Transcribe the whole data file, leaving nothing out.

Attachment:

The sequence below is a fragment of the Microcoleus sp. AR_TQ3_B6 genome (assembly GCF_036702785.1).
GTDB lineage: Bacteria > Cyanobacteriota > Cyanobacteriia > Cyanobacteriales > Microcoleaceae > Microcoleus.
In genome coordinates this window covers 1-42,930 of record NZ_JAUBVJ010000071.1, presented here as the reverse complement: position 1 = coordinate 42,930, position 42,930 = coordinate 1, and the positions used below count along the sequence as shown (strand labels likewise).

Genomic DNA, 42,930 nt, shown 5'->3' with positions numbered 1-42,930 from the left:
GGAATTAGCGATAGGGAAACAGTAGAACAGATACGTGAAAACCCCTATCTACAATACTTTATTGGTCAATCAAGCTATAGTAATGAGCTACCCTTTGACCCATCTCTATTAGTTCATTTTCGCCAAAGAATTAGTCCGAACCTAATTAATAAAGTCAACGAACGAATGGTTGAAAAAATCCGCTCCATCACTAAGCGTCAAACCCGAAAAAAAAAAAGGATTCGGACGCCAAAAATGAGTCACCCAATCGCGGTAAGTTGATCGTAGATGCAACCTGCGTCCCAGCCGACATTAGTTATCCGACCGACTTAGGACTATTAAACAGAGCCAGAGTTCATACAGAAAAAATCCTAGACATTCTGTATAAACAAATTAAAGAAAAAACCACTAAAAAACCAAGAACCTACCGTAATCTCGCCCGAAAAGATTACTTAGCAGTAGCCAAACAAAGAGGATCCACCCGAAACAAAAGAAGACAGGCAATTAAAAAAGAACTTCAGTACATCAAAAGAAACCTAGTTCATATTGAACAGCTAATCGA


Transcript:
The sequence below is a fragment of the Microcoleus sp. AR_TQ3_B6 genome (assembly GCF_036702785.1).
GTDB lineage: Bacteria > Cyanobacteriota > Cyanobacteriia > Cyanobacteriales > Microcoleaceae > Microcoleus.
In genome coordinates this window covers 1-42,930 of record NZ_JAUBVJ010000071.1, presented here as the reverse complement: position 1 = coordinate 42,930, position 42,930 = coordinate 1, and the positions used below count along the sequence as shown (strand labels likewise).

Genomic DNA, 42,930 nt, shown 5'->3' with positions numbered 1-42,930 from the left:
GGAATTAGCGATAGGGAAACAGTAGAACAGATACGTGAAAACCCCTATCTACAATACTTTATTGGTCAATCAAGCTATAGTAATGAGCTACCCTTTGACCCATCTCTATTAGTTCATTTTCGCCAAAGAATTAGTCCGAACCTAATTAATAAAGTCAACGAACGAATGGTTGAAAAAATCCGCTCCATCACTAAGCGTCAAACCCGAAAAAAAAAAAGGATTCGGACGCCAAAAATGAGTCACCCAATCGCGGTAAGTTGATCGTAGATGCAACCTGCGTCCCAGCCGACATTAGTTATCCGACCGACTTAGGACTATTAAACAGAGCCAGAGTTCATACAGAAAAAATCCTAGACATTCTGTATAAACAAATTAAAGAAAAAACCACTAAAAAACCAAGAACCTACCGTAATCTCGCCCGAAAAGATTACTTAGCAGTAGCCAAACAAAGAGGATCCACCCGAAACAAAAGAAGACAGGCAATTAAAAAAGAACTTCAGTACATCAAAAGAAACCTAGTTCATATTGAACAGCTAATCGA